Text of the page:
Tell your story to lure tourists, Vacaville group told
VACAVILLE — Stories about a destination attract tourists – and the better you tell your story, the more visitors you’ll have, the president of a South Lake Tahoe-based company said Wednesday.
“People buy into narratives,” Carl Ribaudo said. “The story is real. Advertising is something else.”
Ribaudo, president of SMG Consulting, spoke at the ninth annual Tourism Breakfast held by Visit Vacaville.
People want authentic experiences when traveling, said Ribaudo, whose firm provides marketing research and strategy as well as tourism economic analysis and other services.
“People want to connect,” he added.
“You don’t have to be San Francisco,” Ribaudo said about attracting visitors. “You can be Vacaville.”
The wine industry first created an interest in agriculture tourism, which has thrived partly due to millennials’ interest in food and its sources, he noted. Where does the food come is a new and common question, Ribaudo said.
“People didn’t use to ask that,” he said.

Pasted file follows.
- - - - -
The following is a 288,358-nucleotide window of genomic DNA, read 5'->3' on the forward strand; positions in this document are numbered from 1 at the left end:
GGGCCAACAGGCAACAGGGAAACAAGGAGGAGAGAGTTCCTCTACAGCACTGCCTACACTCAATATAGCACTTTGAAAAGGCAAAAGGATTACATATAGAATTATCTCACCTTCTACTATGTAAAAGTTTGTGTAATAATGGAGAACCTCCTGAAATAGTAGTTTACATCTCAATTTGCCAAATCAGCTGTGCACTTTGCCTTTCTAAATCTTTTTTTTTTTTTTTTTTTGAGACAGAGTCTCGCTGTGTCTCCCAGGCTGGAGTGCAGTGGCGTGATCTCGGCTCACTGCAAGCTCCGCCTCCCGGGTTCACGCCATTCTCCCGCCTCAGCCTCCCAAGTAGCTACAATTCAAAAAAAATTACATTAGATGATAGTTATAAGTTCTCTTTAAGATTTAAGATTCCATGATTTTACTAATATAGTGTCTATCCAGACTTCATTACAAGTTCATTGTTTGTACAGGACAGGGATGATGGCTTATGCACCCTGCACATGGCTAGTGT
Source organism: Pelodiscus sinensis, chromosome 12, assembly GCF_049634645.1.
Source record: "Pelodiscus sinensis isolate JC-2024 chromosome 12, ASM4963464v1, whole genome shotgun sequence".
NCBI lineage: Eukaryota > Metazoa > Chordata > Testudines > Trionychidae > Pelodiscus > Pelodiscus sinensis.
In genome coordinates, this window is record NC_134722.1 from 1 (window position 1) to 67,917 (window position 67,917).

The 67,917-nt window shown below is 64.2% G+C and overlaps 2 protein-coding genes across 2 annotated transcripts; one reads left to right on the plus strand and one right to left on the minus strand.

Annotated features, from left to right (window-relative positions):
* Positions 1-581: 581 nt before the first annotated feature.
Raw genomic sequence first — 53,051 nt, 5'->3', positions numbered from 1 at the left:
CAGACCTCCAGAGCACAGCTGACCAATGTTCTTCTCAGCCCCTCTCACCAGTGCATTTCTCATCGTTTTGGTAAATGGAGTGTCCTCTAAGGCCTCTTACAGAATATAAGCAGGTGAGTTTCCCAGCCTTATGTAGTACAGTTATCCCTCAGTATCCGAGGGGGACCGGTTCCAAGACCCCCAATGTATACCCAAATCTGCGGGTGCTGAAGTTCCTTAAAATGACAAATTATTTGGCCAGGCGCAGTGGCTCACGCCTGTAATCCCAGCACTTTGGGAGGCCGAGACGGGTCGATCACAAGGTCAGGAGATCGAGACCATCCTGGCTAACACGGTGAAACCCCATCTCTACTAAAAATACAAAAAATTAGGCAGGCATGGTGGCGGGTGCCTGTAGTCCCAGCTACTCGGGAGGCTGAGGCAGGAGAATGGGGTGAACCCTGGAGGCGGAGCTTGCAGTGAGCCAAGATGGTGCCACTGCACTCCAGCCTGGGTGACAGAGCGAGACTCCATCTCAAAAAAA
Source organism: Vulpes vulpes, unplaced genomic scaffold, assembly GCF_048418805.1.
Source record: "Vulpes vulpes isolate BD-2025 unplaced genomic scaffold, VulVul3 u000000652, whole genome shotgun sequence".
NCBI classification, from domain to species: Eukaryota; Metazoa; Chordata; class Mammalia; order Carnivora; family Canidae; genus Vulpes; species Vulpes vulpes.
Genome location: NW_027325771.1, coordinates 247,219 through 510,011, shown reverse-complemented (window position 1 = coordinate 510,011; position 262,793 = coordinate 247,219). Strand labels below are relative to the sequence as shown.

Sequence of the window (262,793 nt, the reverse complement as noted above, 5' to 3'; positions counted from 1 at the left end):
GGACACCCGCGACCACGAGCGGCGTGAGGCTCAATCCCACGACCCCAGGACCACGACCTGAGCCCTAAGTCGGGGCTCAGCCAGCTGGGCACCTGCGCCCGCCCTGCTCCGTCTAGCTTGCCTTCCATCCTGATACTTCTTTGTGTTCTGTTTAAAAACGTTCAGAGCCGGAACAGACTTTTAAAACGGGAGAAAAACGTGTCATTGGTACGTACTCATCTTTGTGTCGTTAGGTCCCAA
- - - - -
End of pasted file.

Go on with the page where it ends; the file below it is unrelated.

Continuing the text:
Vacaville is well-positioned for ag tourism, said Ribaudo, who has served as an adjunct faculty member at Sierra Nevada College in Lake Tahoe, teaching courses in marketing and advertising. He also taught a seminar on tourism marketing at the University of Nevada, Reno
Mayor Len Augustine, who welcomed guests to the event held at the Opera House, said Solano has always been a farm county.
Everybody loves the Bay Area, Augustine added, but on weekends residents there leave like a catastrophe occurred.
They want to visit where they can breathe the air, he said.
Visit Vacaville director Melyssa Laughlin spoke about the $663 million tourists spent in Solano County in 2016. A total of 8,170 people work in tourism-related businesses, she said.
Visit Vacaville is a non-profit funded by assessments guests pay when staying at lodging in the city.
Food served at the tourism breakfast was grown locally.